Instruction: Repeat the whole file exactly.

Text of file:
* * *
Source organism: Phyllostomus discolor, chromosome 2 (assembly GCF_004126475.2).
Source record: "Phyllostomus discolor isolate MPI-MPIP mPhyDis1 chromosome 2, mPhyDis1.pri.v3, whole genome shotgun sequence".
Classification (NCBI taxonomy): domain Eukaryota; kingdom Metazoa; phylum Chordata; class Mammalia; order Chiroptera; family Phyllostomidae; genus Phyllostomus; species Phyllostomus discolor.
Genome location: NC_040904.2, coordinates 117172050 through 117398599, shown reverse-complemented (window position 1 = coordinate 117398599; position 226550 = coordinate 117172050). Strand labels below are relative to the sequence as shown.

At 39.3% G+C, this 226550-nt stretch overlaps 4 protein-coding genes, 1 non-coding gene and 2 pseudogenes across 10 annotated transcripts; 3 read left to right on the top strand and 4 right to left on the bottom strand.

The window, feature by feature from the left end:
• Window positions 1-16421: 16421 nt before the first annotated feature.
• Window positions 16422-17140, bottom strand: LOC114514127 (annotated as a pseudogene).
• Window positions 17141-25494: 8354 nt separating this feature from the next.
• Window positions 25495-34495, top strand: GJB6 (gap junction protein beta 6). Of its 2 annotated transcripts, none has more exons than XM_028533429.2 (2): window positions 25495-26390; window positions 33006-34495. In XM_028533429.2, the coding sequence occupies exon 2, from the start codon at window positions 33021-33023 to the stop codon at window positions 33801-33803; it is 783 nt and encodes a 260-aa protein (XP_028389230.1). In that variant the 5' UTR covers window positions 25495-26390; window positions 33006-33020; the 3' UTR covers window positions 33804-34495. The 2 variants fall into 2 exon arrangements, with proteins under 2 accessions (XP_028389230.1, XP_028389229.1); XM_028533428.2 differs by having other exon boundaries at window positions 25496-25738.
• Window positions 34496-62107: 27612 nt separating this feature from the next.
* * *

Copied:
Source organism: Phyllostomus discolor, chromosome 2 (assembly GCF_004126475.2).
Source record: "Phyllostomus discolor isolate MPI-MPIP mPhyDis1 chromosome 2, mPhyDis1.pri.v3, whole genome shotgun sequence".
Classification (NCBI taxonomy): domain Eukaryota; kingdom Metazoa; phylum Chordata; class Mammalia; order Chiroptera; family Phyllostomidae; genus Phyllostomus; species Phyllostomus discolor.
Genome location: NC_040904.2, coordinates 117172050 through 117398599, shown reverse-complemented (window position 1 = coordinate 117398599; position 226550 = coordinate 117172050). Strand labels below are relative to the sequence as shown.

At 39.3% G+C, this 226550-nt stretch overlaps 4 protein-coding genes, 1 non-coding gene and 2 pseudogenes across 10 annotated transcripts; 3 read left to right on the top strand and 4 right to left on the bottom strand.

The window, feature by feature from the left end:
• Window positions 1-16421: 16421 nt before the first annotated feature.
• Window positions 16422-17140, bottom strand: LOC114514127 (annotated as a pseudogene).
• Window positions 17141-25494: 8354 nt separating this feature from the next.
• Window positions 25495-34495, top strand: GJB6 (gap junction protein beta 6). Of its 2 annotated transcripts, none has more exons than XM_028533429.2 (2): window positions 25495-26390; window positions 33006-34495. In XM_028533429.2, the coding sequence occupies exon 2, from the start codon at window positions 33021-33023 to the stop codon at window positions 33801-33803; it is 783 nt and encodes a 260-aa protein (XP_028389230.1). In that variant the 5' UTR covers window positions 25495-26390; window positions 33006-33020; the 3' UTR covers window positions 33804-34495. The 2 variants fall into 2 exon arrangements, with proteins under 2 accessions (XP_028389230.1, XP_028389229.1); XM_028533428.2 differs by having other exon boundaries at window positions 25496-25738.
• Window positions 34496-62107: 27612 nt separating this feature from the next.